QUESTIONS ON MEANING
1. Lutz’s thesis might be stated briefly as follows: The four kinds of doublespeak all include language “that avoids or shifts responsibility, language that is at variance with its real or purported meaning” (the quotation is from par. 2). The thesis accumulates over paragraphs 2–3, with the addition of the intention to classify in paragraph 5.
2. Paragraph 4 offers the following questions: “Who is saying what to whom, under what conditions and circumstances, with what intent, and Lutz / The World of Doublespeak 85
Kennedy 10/e '09 (i-151) 12/17/07 8:48 AM Page 85with what results?” These questions locate the motivation for dishonesty that would indicate doublespeak.
3. The greatest danger is that, as in Orwell’s Nineteen Eighty-Four, doublespeak will lead to the “control of reality through language” (par. 23). Doublespeak “alter[s] our perception of reality and corrupt[s] our thinking. . . . [It] breeds suspicion, cynicism, distrust, and, ultimately, hostility” (22). It can “infect and eventually destroy the function of language” (23). 4. Lutz clearly assumes an educated reader, someone able to perceive the fundamental dishonesty in his examples. At the same time, his careful classification, scores of examples, and extensive discussion of the dangers indicate that he believes his reader probably is not sensitive to doublespeak and needs help to recognize it. QUESTIONS ON WRITING STRATEGY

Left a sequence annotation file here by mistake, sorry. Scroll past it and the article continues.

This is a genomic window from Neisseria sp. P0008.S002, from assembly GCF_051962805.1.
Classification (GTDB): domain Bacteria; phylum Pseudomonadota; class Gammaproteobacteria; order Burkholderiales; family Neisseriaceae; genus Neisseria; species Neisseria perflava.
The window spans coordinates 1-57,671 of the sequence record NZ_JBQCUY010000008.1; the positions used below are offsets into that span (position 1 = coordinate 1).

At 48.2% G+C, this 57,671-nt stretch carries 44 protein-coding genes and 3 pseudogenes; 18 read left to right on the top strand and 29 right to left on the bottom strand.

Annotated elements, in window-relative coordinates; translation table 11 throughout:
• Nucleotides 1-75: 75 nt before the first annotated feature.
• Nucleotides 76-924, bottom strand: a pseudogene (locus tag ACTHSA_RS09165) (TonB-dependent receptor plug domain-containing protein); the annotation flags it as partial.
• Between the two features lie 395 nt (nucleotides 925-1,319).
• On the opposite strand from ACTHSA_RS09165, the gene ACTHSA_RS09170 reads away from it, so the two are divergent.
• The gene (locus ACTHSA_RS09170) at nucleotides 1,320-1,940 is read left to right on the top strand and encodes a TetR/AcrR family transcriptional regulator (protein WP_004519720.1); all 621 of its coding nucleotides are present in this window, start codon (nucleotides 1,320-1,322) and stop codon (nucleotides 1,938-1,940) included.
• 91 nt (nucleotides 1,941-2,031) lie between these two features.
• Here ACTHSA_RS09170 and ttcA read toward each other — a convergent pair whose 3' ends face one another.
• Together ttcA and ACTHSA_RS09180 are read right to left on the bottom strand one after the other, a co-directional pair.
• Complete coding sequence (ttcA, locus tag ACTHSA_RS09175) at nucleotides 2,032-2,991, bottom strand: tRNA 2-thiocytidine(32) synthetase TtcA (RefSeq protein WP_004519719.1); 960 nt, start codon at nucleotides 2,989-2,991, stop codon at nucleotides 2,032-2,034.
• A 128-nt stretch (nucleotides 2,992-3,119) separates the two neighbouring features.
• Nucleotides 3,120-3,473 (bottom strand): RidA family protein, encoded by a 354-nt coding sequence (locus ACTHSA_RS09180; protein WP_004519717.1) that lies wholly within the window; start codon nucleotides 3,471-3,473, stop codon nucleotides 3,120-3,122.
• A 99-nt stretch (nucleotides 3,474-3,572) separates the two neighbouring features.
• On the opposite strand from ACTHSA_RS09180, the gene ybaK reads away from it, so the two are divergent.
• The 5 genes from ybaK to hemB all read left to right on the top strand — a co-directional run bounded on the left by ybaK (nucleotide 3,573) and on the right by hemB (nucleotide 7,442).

1. Lutz’s principle of classification is the intention of doublespeakers. Those who use euphemisms are trying to “mislead or deceive” (par. 7) with inoffensive words. Those who use jargon seek to give their words “an air of profundity, authority, and prestige” (10). Those who use gobbledygook or bureaucratese are bent on “overwhelming the audience with words” (13). And those who use inflated language seek “to make the ordinary seem extraordinary; . . . to make the simple seem complex” (17).
2. Lutz begins by offering a definition of the...